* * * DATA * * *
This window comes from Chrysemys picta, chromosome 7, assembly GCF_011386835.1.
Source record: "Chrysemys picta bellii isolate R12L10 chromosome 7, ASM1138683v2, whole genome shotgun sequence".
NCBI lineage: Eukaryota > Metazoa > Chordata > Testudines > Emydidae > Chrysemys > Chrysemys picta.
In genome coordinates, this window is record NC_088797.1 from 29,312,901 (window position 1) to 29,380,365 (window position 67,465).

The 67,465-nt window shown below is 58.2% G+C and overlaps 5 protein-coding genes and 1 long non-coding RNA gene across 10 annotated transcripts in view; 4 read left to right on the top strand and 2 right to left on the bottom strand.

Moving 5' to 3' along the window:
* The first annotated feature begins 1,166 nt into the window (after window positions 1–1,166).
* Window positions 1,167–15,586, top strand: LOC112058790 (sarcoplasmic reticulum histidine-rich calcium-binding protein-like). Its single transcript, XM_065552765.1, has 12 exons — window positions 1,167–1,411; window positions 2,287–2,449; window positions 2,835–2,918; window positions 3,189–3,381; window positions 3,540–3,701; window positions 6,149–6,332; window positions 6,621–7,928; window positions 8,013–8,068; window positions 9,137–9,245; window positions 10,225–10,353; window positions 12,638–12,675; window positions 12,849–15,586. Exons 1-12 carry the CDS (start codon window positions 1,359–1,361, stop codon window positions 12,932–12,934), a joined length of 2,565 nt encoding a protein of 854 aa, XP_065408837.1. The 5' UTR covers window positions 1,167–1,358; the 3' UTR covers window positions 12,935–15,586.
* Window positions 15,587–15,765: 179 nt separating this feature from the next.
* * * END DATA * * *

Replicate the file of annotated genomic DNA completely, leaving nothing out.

This window comes from Chrysemys picta, chromosome 7, assembly GCF_011386835.1.
Source record: "Chrysemys picta bellii isolate R12L10 chromosome 7, ASM1138683v2, whole genome shotgun sequence".
NCBI lineage: Eukaryota > Metazoa > Chordata > Testudines > Emydidae > Chrysemys > Chrysemys picta.
In genome coordinates, this window is record NC_088797.1 from 29,312,901 (window position 1) to 29,380,365 (window position 67,465).

The 67,465-nt window shown below is 58.2% G+C and overlaps 5 protein-coding genes and 1 long non-coding RNA gene across 10 annotated transcripts in view; 4 read left to right on the top strand and 2 right to left on the bottom strand.

Moving 5' to 3' along the window:
* The first annotated feature begins 1,166 nt into the window (after window positions 1–1,166).
* Window positions 1,167–15,586, top strand: LOC112058790 (sarcoplasmic reticulum histidine-rich calcium-binding protein-like). Its single transcript, XM_065552765.1, has 12 exons — window positions 1,167–1,411; window positions 2,287–2,449; window positions 2,835–2,918; window positions 3,189–3,381; window positions 3,540–3,701; window positions 6,149–6,332; window positions 6,621–7,928; window positions 8,013–8,068; window positions 9,137–9,245; window positions 10,225–10,353; window positions 12,638–12,675; window positions 12,849–15,586. Exons 1-12 carry the CDS (start codon window positions 1,359–1,361, stop codon window positions 12,932–12,934), a joined length of 2,565 nt encoding a protein of 854 aa, XP_065408837.1. The 5' UTR covers window positions 1,167–1,358; the 3' UTR covers window positions 12,935–15,586.
* Window positions 15,587–15,765: 179 nt separating this feature from the next.